Article written by:
Judd Ballard, CPA
Senior Manager, State & Local Tax Services

Cash flow continues to be a major concern for all businesses during the COVID-19 pandemic and beyond. Business owners and corporate leadership are challenged with closely monitoring costs, possibly dancing through the inconsistencies of government loan programs, all the while hoping not to make the unfortunate, and ultimately unavoidable, decision of cutting staff.  As accounting firms aim to leverage the opportunity to engrain themselves further as trusted business advisors, GBQ is currently assisting a number of companies with cash conservation strategies that many businesses previously overlooked, or failed to even consider.

A large issue many companies were not prepared for, but forced to face head-on, is the sad but likely fact that customers are unable to make payments for previously delivered goods and services.  Envision the following scenario:

  • Retailer or vendor registered to collect sales tax on taxable sales to customers in a number of states.
  • Taxable sales were made in March to XYZ Company.
  • Retailer includes those taxable sales (as required) on March sales tax return filed in April and remits sales tax as if it was already collected, essentially an accrual-based sales tax collection and remittance system.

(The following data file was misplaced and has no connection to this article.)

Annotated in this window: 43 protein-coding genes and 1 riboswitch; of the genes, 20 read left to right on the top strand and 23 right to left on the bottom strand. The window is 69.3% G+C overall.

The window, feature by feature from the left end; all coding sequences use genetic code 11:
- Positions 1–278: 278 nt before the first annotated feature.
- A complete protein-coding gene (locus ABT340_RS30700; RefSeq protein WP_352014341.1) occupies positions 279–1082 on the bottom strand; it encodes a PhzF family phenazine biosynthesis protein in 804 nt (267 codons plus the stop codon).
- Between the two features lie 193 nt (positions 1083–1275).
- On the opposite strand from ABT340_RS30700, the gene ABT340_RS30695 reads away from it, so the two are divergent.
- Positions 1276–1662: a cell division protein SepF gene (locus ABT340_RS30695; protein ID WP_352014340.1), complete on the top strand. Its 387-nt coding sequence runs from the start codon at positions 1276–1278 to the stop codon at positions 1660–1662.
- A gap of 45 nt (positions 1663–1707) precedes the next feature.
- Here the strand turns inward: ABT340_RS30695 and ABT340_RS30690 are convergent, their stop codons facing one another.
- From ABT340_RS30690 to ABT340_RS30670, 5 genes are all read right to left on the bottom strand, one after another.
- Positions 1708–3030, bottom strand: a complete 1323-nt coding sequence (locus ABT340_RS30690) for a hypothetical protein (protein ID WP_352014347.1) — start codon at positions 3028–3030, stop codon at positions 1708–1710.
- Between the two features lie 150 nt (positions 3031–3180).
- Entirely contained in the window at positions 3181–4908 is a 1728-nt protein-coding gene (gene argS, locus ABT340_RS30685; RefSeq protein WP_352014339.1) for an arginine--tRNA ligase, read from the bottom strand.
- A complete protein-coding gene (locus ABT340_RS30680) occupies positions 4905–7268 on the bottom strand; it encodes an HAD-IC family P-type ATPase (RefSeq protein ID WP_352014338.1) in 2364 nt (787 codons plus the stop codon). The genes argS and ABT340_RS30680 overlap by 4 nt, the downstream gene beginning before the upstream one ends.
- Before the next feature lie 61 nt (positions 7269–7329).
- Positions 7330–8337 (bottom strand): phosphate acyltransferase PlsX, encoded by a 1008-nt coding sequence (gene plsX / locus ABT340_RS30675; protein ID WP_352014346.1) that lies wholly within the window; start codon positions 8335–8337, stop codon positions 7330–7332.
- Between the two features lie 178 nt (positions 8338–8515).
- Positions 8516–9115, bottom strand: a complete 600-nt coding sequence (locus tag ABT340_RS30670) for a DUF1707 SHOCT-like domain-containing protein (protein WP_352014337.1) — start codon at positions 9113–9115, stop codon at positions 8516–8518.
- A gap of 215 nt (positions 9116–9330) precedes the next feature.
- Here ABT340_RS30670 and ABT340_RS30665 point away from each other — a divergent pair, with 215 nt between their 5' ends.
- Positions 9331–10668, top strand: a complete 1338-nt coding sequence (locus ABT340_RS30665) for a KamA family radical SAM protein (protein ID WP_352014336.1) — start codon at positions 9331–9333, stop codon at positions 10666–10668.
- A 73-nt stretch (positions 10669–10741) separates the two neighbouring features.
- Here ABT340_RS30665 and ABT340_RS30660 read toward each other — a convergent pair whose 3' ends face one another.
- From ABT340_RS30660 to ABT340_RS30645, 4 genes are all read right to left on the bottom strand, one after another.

So far nothing out of the ordinary, but then…

  • XYZ falls on hard times as a result of the pandemic and does not make timely payment of various invoices which include sales taxes invoiced in a number of states.
  • By early May, the retailer discovers XYZ has gone out of business and the retailer will no longer be able to collect on those invoices or the sales tax for which payment has already been remitted to the state(s).

XYZ Co. is only customer number one. Then it becomes two, three or even more customers. Welcome to a real-world dilemma no one was expecting six months ago when the economy was pumping along.

What options does the retailer have for properly claiming a bad debt “credit” on its returns?

  • Contact each of the states individually to recover the overpayment?
  • At what point may a taxpayer be able to take the credit?
  • Is that determined by the state, or dependent on when the relevant bad debt is taken on a federal income tax return?
  • Do states allow you to “flush” overpayment credits through future returns?

These are just a few of the relevant questions that will need to be answered to determine the appropriate course of action. Any state and local tax advisor will tell you, there will not be a single consistent answer among any handful of states.

For additional insight and guidance, please contact a member of GBQ’s State & Local Tax Services team.

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